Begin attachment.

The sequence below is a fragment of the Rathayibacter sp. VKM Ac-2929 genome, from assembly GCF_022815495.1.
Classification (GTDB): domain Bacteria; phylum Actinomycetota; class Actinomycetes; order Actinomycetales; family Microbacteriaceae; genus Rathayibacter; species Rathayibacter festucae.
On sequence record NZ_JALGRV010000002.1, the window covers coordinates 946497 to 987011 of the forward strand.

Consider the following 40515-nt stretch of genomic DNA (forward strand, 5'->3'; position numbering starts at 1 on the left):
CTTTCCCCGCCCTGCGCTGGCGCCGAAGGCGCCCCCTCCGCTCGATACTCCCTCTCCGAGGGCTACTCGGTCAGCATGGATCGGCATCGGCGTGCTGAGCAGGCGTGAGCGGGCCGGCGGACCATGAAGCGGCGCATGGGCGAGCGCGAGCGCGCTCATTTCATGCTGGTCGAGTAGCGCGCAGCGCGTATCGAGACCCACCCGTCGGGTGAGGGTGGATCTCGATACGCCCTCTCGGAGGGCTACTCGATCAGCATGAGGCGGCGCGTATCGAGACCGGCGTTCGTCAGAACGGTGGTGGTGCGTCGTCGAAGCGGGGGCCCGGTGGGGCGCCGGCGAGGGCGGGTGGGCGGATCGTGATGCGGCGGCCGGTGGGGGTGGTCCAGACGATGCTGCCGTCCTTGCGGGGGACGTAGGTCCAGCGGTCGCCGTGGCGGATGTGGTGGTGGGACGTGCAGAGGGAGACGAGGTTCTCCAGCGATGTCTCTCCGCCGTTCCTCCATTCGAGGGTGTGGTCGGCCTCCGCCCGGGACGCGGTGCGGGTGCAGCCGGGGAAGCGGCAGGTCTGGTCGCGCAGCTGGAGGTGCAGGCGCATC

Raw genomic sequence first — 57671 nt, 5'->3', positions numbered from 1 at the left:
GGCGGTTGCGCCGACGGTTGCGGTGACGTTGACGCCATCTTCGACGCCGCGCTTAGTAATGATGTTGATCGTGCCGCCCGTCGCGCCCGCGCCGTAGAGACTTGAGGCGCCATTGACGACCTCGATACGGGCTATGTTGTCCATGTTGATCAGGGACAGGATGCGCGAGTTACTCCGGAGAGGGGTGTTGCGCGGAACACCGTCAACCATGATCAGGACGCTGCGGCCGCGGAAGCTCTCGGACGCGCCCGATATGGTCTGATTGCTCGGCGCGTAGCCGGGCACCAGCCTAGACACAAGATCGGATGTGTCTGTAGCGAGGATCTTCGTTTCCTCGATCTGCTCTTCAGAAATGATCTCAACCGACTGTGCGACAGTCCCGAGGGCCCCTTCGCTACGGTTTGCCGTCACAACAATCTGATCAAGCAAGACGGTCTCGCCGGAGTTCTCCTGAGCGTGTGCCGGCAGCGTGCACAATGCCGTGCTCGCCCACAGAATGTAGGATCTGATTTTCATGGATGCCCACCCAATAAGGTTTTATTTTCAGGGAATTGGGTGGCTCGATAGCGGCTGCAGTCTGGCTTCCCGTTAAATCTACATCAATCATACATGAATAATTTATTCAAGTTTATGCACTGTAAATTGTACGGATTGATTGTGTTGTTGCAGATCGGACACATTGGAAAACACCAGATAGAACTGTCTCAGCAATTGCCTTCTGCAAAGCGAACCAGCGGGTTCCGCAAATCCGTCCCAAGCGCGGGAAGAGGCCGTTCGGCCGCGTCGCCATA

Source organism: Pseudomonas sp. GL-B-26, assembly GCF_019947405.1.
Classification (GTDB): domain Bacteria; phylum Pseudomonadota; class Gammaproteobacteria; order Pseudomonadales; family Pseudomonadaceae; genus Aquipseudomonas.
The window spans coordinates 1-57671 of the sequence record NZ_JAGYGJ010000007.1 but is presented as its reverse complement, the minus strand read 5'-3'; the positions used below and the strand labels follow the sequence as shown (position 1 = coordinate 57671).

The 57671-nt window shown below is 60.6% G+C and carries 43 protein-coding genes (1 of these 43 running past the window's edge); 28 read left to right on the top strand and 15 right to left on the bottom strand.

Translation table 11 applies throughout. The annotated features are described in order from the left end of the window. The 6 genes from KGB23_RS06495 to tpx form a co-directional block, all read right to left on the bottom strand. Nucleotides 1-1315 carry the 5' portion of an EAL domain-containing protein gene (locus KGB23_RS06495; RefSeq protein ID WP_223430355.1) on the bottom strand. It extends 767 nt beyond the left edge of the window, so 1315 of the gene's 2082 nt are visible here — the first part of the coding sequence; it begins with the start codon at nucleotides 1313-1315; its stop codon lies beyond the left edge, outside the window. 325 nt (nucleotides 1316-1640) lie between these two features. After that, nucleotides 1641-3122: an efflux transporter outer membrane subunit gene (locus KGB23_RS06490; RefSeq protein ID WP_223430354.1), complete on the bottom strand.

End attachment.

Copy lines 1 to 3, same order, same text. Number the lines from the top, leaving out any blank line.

The sequence below is a fragment of the Rathayibacter sp. VKM Ac-2929 genome, from assembly GCF_022815495.1.
Classification (GTDB): domain Bacteria; phylum Actinomycetota; class Actinomycetes; order Actinomycetales; family Microbacteriaceae; genus Rathayibacter; species Rathayibacter festucae.
On sequence record NZ_JALGRV010000002.1, the window covers coordinates 946497 to 987011 of the forward strand.